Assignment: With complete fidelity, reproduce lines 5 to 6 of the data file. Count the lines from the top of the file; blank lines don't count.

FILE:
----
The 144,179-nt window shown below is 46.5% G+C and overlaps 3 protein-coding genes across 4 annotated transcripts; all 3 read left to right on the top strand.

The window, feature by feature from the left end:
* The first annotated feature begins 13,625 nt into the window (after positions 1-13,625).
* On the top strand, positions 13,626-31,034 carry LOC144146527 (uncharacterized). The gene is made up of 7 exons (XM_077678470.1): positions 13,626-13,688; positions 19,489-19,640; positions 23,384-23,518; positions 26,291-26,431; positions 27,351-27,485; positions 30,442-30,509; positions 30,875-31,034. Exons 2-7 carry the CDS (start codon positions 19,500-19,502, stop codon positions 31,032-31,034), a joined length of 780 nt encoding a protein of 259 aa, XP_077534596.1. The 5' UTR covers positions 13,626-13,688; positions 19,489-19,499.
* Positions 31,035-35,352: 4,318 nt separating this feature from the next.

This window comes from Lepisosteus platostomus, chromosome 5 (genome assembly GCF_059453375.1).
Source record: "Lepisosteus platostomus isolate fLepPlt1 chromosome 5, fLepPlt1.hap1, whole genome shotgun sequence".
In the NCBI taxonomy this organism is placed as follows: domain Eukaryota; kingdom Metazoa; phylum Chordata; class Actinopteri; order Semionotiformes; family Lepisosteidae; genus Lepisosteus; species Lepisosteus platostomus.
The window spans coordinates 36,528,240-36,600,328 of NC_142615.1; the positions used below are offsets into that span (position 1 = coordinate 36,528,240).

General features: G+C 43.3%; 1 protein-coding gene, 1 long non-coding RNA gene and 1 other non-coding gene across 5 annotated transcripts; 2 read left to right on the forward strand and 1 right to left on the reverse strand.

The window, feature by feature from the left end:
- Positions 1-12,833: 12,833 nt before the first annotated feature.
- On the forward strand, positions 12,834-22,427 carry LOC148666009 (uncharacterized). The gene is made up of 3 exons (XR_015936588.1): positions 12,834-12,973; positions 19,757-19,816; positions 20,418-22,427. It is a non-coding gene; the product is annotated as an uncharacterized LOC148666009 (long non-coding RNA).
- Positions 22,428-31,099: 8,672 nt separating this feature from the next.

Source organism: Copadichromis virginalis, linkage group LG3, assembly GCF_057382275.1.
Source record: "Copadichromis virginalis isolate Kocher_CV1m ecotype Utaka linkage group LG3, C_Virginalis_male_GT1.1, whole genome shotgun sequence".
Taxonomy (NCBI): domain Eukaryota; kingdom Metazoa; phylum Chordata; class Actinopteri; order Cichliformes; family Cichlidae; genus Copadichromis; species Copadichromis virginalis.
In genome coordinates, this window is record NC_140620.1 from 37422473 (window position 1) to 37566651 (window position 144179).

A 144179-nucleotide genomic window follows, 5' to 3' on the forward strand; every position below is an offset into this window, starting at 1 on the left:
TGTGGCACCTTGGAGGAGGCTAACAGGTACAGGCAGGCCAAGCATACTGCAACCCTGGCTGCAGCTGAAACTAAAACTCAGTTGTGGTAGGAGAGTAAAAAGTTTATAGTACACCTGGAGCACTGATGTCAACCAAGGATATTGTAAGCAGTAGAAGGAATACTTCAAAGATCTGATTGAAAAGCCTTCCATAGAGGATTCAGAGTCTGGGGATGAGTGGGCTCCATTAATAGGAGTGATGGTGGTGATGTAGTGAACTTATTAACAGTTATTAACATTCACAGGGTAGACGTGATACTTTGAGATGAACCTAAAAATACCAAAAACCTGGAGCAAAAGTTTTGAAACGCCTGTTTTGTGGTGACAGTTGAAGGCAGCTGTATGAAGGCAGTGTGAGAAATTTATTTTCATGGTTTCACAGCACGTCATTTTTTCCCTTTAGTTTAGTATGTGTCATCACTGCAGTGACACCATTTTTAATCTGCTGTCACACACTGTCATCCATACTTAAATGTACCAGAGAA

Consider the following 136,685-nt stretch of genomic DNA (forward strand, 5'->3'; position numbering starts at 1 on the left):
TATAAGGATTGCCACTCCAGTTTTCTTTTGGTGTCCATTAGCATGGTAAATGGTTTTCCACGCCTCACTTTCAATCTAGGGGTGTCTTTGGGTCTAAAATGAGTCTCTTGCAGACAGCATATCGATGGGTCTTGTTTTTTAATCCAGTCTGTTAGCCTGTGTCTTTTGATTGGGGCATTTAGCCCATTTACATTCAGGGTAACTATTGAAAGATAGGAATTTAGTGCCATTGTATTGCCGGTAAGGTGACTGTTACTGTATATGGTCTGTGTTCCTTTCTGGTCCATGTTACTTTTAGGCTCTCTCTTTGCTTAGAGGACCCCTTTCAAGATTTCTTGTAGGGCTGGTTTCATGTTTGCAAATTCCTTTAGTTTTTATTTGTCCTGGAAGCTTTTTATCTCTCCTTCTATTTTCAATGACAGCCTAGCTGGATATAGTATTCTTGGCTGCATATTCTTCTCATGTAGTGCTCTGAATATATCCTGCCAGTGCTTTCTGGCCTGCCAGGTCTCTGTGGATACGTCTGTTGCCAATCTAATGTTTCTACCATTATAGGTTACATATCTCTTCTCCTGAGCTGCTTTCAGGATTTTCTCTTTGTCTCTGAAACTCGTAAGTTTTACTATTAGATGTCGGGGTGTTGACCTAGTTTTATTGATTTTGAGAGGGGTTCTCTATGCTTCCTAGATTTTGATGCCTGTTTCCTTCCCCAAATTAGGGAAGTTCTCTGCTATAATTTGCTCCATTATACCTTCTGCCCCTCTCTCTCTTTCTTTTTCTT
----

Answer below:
* Positions 31,035-35,352: 4,318 nt separating this feature from the next.

This window comes from Lepisosteus platostomus, chromosome 5 (genome assembly GCF_059453375.1).